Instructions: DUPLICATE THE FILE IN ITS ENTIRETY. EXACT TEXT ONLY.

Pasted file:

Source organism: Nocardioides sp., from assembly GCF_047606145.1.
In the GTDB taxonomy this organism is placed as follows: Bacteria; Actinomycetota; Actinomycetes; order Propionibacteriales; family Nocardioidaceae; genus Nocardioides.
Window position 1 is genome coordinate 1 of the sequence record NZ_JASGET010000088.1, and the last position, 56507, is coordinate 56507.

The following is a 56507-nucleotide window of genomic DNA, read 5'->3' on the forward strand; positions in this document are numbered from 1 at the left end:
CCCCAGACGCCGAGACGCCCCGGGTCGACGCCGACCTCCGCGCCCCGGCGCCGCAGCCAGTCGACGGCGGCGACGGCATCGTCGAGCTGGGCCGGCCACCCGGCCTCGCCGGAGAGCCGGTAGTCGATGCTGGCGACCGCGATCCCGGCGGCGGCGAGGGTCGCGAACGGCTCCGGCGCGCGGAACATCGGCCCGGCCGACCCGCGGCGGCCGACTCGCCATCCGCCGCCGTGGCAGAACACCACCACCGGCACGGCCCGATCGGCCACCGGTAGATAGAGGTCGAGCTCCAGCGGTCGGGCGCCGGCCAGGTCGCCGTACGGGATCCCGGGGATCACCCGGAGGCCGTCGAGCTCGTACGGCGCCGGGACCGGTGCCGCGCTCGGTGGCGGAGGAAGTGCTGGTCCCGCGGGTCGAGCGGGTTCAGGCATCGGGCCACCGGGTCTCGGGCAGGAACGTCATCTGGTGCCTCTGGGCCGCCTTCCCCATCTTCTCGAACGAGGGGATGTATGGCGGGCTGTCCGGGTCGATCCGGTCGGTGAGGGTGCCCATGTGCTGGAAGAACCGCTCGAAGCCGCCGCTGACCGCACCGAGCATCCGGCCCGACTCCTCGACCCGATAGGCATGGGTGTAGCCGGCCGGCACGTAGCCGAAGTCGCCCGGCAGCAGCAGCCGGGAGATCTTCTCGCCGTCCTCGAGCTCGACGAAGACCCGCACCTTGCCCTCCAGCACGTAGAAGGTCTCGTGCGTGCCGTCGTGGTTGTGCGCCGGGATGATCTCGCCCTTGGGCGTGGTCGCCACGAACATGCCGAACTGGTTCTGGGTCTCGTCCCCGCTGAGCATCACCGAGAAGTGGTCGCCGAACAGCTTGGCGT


Source organism: Nocardioides sp., from assembly GCF_047606145.1.
In the GTDB taxonomy this organism is placed as follows: Bacteria; Actinomycetota; Actinomycetes; order Propionibacteriales; family Nocardioidaceae; genus Nocardioides.
Window position 1 is genome coordinate 1 of the sequence record NZ_JASGET010000088.1, and the last position, 56507, is coordinate 56507.

The following is a 56507-nucleotide window of genomic DNA, read 5'->3' on the forward strand; positions in this document are numbered from 1 at the left end:
CCCCAGACGCCGAGACGCCCCGGGTCGACGCCGACCTCCGCGCCCCGGCGCCGCAGCCAGTCGACGGCGGCGACGGCATCGTCGAGCTGGGCCGGCCACCCGGCCTCGCCGGAGAGCCGGTAGTCGATGCTGGCGACCGCGATCCCGGCGGCGGCGAGGGTCGCGAACGGCTCCGGCGCGCGGAACATCGGCCCGGCCGACCCGCGGCGGCCGACTCGCCATCCGCCGCCGTGGCAGAACACCACCACCGGCACGGCCCGATCGGCCACCGGTAGATAGAGGTCGAGCTCCAGCGGTCGGGCGCCGGCCAGGTCGCCGTACGGGATCCCGGGGATCACCCGGAGGCCGTCGAGCTCGTACGGCGCCGGGACCGGTGCCGCGCTCGGTGGCGGAGGAAGTGCTGGTCCCGCGGGTCGAGCGGGTTCAGGCATCGGGCCACCGGGTCTCGGGCAGGAACGTCATCTGGTGCCTCTGGGCCGCCTTCCCCATCTTCTCGAACGAGGGGATGTATGGCGGGCTGTCCGGGTCGATCCGGTCGGTGAGGGTGCCCATGTGCTGGAAGAACCGCTCGAAGCCGCCGCTGACCGCACCGAGCATCCGGCCCGACTCCTCGACCCGATAGGCATGGGTGTAGCCGGCCGGCACGTAGCCGAAGTCGCCCGGCAGCAGCAGCCGGGAGATCTTCTCGCCGTCCTCGAGCTCGACGAAGACCCGCACCTTGCCCTCCAGCACGTAGAAGGTCTCGTGCGTGCCGTCGTGGTTGTGCGCCGGGATGATCTCGCCCTTGGGCGTGGTCGCCACGAACATGCCGAACTGGTTCTGGGTCTCGTCCCCGCTGAGCATCACCGAGAAGTGGTCGCCGAACAGCTTGGCGT